People’s reactions to my announcement became a Rorschach test that was fairly accurate at predicting the length of time we’d be in touch after graduation. It sounded cool enough to a few of my closest friends who decided to do the same, and we all began to prepare ourselves for a great migration out West. We dreamed of open skies, a chilled-out vibe, and the space to become fully realized, whatever we thought that meant. It wasn’t much of a plan but it felt like a better plan that most people had, which involved getting a regular office job. But by this time, my grassroots publishing class had begun to work its way under my skin, and I liked the way it took root there. I pictured myself running a similar enterprise someday. We published a magazine each semester, and planning out the issues, the front-of-the-book stories, features, and profiles that we would include was exciting in a way I didn’t even know was possible. In those classes, the beginnings of an idea took shape, if only I could figure out how to finance it. The reality that I had spent the last four years doing everything but studying literature, writing, and reading started to weigh on me, even though all of those areas interested me the most. But I figured I would stockpile cash, leather jackets, and skinny jeans, move to a city, live in a one-room apartment, and work and intern for free in exchange for experience points. Simple enough, right?
I really loved this essay on waitressing and post-college anxiety by Jenna Wortham, particularly the above excerpt; working a service job while your friends and peers pursue more education or entry-level office jobs really is like a Rorschach test for compatibility. I have a bias operating in the other direction, I think, where I don't trust people who don't or haven't worked some kind of service job. My background is retail, but anything where you deal with customer service and get paid to be physically present by the hour counts. I just really believe—in my limited, personal, biased experience, sure—that people who have worked in restaurants, retail, or customer service in general are often better collaborators, friends, co-workers because of what they learn in those jobs. That's what I see in their...inkblots? Human inkblots? I don't know, you get it.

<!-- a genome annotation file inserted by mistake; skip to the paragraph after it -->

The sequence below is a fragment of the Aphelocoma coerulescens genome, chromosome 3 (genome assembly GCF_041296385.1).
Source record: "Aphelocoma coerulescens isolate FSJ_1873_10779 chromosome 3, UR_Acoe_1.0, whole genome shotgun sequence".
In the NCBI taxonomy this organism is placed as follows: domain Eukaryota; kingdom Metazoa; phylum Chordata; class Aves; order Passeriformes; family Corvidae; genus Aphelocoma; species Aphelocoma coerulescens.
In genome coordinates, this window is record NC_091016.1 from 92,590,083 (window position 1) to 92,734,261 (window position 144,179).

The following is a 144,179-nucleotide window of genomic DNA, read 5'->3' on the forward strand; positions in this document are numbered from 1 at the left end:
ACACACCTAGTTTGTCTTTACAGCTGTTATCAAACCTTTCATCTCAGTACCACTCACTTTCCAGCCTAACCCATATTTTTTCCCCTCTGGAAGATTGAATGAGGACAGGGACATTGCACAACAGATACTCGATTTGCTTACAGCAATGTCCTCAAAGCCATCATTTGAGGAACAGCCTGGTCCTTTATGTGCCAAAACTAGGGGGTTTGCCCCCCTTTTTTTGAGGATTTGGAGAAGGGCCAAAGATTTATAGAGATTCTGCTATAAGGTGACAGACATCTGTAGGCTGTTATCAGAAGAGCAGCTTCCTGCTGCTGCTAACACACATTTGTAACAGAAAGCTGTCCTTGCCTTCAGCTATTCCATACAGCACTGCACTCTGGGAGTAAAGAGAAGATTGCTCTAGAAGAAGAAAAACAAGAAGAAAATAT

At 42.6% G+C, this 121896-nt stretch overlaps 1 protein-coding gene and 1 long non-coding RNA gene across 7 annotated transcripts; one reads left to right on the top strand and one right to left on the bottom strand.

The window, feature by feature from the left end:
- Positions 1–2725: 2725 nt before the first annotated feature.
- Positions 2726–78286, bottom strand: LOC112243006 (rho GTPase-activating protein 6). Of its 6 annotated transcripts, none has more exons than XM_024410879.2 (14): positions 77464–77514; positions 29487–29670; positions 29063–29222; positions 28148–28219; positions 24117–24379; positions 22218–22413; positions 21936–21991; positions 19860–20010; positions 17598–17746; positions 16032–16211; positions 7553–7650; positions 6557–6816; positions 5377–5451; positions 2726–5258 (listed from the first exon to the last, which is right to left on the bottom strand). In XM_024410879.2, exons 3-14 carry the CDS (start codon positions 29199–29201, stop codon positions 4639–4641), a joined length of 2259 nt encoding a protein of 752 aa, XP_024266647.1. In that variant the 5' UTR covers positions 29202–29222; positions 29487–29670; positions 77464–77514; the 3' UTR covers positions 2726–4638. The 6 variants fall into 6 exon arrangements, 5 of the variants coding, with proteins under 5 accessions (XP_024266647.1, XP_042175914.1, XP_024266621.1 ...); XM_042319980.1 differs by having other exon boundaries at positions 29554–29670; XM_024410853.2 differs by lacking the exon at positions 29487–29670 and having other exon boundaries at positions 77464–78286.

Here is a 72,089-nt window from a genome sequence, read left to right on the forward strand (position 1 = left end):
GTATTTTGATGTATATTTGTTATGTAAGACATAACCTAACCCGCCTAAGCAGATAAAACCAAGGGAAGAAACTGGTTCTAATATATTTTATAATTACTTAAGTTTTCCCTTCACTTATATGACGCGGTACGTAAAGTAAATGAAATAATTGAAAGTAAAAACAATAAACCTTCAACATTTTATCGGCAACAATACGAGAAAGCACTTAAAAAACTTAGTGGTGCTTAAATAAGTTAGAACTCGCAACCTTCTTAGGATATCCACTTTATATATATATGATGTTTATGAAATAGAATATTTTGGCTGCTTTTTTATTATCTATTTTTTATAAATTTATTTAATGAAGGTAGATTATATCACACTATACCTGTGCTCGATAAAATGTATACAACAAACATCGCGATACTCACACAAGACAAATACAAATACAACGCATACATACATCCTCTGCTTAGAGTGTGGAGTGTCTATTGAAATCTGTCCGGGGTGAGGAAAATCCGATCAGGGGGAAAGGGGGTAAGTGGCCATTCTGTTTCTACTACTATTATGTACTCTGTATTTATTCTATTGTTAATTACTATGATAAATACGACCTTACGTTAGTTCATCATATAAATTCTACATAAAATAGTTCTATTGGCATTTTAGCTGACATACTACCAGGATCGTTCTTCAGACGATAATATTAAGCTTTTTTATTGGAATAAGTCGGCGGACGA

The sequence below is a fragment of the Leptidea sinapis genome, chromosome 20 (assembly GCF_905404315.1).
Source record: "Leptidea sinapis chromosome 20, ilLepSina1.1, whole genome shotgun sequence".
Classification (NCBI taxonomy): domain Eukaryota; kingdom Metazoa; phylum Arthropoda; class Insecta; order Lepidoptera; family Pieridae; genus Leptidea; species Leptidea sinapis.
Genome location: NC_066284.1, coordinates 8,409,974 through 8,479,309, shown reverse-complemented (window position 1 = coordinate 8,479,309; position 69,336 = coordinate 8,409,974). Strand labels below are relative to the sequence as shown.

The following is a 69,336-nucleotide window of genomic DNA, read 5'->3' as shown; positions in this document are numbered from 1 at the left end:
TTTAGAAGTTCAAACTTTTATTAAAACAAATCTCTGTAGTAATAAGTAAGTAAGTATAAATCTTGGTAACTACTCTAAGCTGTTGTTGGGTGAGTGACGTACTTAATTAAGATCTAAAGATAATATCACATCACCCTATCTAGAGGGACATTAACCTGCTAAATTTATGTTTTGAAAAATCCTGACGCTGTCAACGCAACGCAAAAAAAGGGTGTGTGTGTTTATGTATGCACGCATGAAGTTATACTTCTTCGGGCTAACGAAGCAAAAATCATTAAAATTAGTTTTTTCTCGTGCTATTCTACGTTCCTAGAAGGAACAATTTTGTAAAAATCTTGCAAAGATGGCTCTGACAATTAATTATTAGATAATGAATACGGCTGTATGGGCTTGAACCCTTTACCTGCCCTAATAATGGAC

The Hairpin has a strong, well-documented stance re: women should wear whatever they want. We also have a strong, well-documented stance against pants. Here is an article that, if you squint hard enough, covers both stances.
I was in New York a few weeks ago and I did something truly outrageous—I walked into my favorite bookstore, turned to Anna, and was like, "I'm only allowed to buy one book, ok?", and then actually bought only one book. I hope you can appreciate the magnitude of this event because it has, quite literally, never happened before and will probably never happen again. READ MORE
"This over-the-top Toronto mansion has hosted the likes of Pierre Elliott Trudeau and Jane Fonda, but its biggest claim to fame is a leading role in the Olsen twins' hit film It Takes Two."
The mansion plays a minor role in the classically brutal Olsen twins' film, but we've pulled out a few cameos throughout the home tour.
Contrary to popular belief, I do not have an Olsen Twins Google Alert; I believe Olsen Twins-related links have to come to me naturally, that searching for them dispels their magic. Luckily the universe always provides a way.